This project aims an ongoing and serious issue in my community - the community being that of hardware developers. The serious issue is how much hassle it is to communicate to devices over USB.
No more specialized chips. No more expensive one-off boards. No more issues forcing you to install root signing certificates or disable driver signing on Windows. Just sweet sweet USB.
This project falls in the realm of quazi-commercial. It's run through my company (NewAE Technology Inc.) to provide some needed business stuff (such as signed drivers for the USB devices), but it's not being run to make a lot of money. Instead it's run to solve an extremely frustrating problem.
Overview of the Solution
Several companies make awesome microcontrollers with USB interfaces. I most frequently use Atmel or Microchip devices, but there are also solutions from NXP, Cypress, and more.
These chips are cheap - Microchip has some (such as the PIC16F1454), which is only $1.50(!) in onsies. It's pretty basic (doesn't include a programmer), so if you want a more advanced chip see the Atmel XMEGA for under $5. Need high-speed? Also possible for a low cost... I use an Atmel SAM3U device in my ChipWhisperer-Lite project.
I'm providing firmware for these devices, along with a simple Python interface. Toggle IO pins, read from the ADC, send SPI or UART data. The Python code just uses libusb (via pyusb), so you can talk to this device with C/C++ instead too. But the idea of Python is to make a simple enough solution for most users.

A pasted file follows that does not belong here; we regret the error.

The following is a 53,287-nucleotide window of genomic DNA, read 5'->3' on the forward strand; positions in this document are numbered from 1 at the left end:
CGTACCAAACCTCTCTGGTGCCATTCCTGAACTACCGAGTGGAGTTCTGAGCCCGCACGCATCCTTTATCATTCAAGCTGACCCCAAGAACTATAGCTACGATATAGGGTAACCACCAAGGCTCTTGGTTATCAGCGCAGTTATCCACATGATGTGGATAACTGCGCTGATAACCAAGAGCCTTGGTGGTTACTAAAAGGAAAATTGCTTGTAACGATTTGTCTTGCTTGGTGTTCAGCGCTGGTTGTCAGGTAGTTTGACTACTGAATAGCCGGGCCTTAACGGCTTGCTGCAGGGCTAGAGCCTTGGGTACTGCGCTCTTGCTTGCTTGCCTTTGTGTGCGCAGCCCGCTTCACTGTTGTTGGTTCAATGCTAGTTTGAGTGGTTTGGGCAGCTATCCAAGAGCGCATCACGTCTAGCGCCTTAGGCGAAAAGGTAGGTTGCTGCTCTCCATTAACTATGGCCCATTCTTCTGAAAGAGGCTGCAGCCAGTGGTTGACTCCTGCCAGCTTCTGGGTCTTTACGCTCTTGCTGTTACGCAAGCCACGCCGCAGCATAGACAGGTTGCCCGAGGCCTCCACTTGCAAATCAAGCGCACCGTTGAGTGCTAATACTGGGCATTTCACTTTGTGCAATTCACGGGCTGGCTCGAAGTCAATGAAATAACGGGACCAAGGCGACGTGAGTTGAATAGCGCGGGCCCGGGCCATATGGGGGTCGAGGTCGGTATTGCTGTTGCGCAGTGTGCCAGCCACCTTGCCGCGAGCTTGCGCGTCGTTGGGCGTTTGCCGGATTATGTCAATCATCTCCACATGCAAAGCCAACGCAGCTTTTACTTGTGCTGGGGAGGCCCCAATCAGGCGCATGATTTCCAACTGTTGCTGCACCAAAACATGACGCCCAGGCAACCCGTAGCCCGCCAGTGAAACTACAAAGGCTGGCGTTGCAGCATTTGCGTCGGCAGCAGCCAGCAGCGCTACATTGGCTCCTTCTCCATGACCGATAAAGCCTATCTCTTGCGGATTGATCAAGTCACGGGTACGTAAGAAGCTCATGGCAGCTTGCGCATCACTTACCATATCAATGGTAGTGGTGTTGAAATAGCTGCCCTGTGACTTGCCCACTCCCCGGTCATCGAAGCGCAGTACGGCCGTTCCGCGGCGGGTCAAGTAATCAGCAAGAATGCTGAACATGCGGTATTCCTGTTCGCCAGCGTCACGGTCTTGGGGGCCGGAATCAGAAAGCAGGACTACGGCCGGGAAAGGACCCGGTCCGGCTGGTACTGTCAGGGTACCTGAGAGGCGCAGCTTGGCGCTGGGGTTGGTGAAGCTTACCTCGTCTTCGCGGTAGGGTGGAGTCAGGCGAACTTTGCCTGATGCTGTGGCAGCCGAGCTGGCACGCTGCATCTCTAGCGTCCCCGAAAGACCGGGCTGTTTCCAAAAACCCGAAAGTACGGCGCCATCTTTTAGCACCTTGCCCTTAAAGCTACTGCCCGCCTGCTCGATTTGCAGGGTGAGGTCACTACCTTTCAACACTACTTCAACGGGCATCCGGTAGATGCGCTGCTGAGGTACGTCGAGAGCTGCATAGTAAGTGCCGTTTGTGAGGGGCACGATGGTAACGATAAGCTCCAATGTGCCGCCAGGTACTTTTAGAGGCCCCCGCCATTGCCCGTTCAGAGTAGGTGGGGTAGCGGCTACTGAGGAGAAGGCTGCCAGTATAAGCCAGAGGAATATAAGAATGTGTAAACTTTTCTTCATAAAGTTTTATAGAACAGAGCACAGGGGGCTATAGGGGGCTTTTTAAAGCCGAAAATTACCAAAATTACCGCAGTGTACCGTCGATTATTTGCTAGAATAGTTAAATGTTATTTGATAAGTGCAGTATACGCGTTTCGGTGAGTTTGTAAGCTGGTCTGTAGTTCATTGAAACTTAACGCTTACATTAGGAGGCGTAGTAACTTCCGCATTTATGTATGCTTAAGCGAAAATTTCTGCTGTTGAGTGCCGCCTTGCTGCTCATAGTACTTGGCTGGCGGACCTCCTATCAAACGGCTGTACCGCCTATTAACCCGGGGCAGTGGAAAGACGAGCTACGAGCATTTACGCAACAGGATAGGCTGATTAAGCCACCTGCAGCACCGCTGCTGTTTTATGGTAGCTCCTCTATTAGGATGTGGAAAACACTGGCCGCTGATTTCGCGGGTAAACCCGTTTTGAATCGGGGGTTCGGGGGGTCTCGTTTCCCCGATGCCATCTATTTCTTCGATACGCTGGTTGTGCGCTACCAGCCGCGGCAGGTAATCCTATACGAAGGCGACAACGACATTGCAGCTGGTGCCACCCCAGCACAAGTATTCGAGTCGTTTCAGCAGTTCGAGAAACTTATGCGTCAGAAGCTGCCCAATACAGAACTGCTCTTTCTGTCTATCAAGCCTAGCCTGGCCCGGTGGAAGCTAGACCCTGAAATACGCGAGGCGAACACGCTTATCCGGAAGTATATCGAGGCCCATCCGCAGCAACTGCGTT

So imagine something like this:
#Example of how I plan on the BSU API working, this will rely on #using libusb/pyusb for actual low-level USB comms. This just adds #an API for talking to the firmware in the device import bsu #BSU will support detection by USB serial number, along with a user #GUID, eliminating the requirement for a central repository of user #PIDs. This example just opens the first BSU device devlist = bsu.find() dev = bsu.open(guid=devicelist["guid"]) #Set IO pins high or low - by default will automatically set as #an output for high/low dev.set_io(5, True) #Read ADC channel voltage, channel auto-configured as analog #input by this call too v = dev.read_voltage(1) #Write something to an internal register in the chip - makes it easy #to extend the API to access peripherals not otherwise exposed dev.write_reg(0xAF, 0x22) #Avoid USB traffic delays with simple routines to wait for bits to be #set/cleared (i.e. for waiting status change) dev.wait_reg(0xAF, 1<<5) #Simple SPI routines and whatnot spidev = dev.spi(MOSI=1, MISO=2, SCK=3, autoCS=True) resp = spidev.write([0x0A, 0x0B, 0x0C]) #More advanced routines for stuff like AVR programming a target dev.program_avr(MOSI=1, MISO=2, SCK=3, flash=r"c:\somewhere\test.hex") #Maybe even FPGA programming via slave serial protocol? It's all #done with SPI so might be slow due to USB traffic but in a pinch #would work. I've already got some of this code on other platforms. dev.program_xilinx_s6(DO=1, CLK=2, PGM=3, DONE=4, bitstream=r"c:\somewhere\test.bit") #I'd also like to implement a basic comm protocol, so you can use #BSU for talking to your existing device, but without having to #make a complex protocol. So something like: data = bsu.wait_for_data() #Where the underlying protocol gets the data along with variable #name somehow, so you can just do: #print data # data.temperature = 24.445 # data.timestamp = "10:04:33"